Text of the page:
With Australia’s older offices accumulating dust and investors and tenants demanding ‘green buildings’, there is substantial opportunity in ‘re-lifing’ Australia’s old office stock, turning neglected old offices into attractive, top-grade, sustainable ones

Doing so can save the nation a lot of money and drastically reduce greenhouse gas emissions. According to the UoM report, retrofits can save up to $17 billion and 171 million tonnes (mt) of greenhouse gas emissions over 15 years.

Additionally, The Australian Sustainable Built Environment Council (ASBEC) estimates that the nation’s building sector has the potential to achieve up to 28% of Australia’s 2030 emission reduction target.

In short, by retrofitting the nation’s buildings, we make significant headway on our emission targets.

Enhancing our homes

Sustainability is also a top priority for home buyers and renters. Energy-efficient homes can help Australians save money, which may be in short supply as the country wrestles with a cost-of-living crisis.

In addition, they provide a host of health benefits. For instance, switching from gas to electrical-powered appliances can lower one’s risk of carbon monoxide poisoning.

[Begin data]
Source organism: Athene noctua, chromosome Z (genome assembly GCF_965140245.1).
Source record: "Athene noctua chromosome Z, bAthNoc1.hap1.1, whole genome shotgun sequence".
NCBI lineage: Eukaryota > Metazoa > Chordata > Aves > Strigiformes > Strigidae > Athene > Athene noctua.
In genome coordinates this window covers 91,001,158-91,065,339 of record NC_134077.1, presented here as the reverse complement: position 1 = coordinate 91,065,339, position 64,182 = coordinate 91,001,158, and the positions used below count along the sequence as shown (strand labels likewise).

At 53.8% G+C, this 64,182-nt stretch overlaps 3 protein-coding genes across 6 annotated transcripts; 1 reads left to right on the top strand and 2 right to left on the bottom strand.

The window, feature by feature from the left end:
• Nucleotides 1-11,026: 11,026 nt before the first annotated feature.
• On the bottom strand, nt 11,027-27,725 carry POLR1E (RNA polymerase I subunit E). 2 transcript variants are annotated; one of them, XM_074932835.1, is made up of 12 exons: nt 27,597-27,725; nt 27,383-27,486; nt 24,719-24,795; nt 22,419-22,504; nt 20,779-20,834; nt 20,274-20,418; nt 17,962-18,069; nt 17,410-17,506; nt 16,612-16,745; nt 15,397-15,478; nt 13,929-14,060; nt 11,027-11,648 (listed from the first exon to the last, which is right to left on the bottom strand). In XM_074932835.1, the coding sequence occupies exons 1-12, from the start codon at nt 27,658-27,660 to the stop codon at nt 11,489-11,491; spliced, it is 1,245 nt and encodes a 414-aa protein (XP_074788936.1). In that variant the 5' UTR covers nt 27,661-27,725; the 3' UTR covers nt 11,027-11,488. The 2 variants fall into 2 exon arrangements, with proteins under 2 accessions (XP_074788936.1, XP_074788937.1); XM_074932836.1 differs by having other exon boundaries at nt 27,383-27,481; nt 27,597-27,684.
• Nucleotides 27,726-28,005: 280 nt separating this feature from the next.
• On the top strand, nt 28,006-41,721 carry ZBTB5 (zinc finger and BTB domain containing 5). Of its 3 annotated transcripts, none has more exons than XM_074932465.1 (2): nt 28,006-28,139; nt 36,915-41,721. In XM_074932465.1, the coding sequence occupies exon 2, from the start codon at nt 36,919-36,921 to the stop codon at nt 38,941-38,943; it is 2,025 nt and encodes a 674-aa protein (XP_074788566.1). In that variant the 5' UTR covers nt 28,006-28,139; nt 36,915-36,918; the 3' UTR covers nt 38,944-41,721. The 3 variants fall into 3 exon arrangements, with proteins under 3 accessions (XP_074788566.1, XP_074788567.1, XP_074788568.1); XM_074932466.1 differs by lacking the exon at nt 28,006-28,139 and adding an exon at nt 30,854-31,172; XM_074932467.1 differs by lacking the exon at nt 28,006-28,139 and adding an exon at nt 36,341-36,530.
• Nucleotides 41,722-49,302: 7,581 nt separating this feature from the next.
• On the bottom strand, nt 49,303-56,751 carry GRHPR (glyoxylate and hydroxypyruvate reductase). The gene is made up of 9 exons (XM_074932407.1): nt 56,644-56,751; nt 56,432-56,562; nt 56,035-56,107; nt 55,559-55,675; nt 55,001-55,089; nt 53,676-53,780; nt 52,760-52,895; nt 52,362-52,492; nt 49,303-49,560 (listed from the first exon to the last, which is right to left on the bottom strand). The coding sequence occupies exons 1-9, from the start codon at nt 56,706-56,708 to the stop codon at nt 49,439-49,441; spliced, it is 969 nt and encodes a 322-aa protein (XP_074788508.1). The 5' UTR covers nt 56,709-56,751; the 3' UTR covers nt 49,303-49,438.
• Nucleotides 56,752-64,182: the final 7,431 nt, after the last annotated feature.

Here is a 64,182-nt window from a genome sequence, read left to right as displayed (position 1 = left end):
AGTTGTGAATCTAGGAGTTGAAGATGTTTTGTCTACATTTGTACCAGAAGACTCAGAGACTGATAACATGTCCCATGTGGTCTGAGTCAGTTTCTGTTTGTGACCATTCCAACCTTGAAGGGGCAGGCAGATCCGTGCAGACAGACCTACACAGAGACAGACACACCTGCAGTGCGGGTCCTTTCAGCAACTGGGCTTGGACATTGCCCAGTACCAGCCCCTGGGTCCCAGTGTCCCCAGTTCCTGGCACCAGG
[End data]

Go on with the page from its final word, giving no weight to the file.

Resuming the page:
“Retrofitting housing is important to improve the energy efficiency and comfort of existing homes. This can help reduce energy bills and improve people’s health. Retrofitting rental properties is especially important to improve the health and comfort of tenants and reduce their energy bills,” said City of Melbourne chair in Urban Resilience and Innovation and report author, Professor Sarah Bell.

Turning buildings into housing

Another innovative way of addressing obsolescent buildings is by converting Australia’s neglected offices into residential apartments. This can also tackle the separate and equally prevalent housing challenges that Australia is plagued with at present.

National total property listings

One example is The Alba, an adaptive reuse project involving Australian Unity turning their abandoned, ageing corporate headquarters into a luxury care residence.

The Alba 2
The Alba. Source: Willem Dirk du Toit.

“Retrofitting can also play a role in increasing housing supply. Conversion of commercial buildings into housing has the potential to create new, affordable homes in business districts that are under-utilised as people work from home,” Bell said.

“Australian Unity’s The Alba is a beautiful example of how our cities can adapt to the changing needs of the community. It provides a new lifestyle option for older people, utilising an existing building for a new purpose.

“The Make Room project by the City of Melbourne is an initiative that is adapting buildings to meet community needs. A Council-owned building in Melbourne’s CBD is being converted into supported housing for people currently experiencing homelessness.”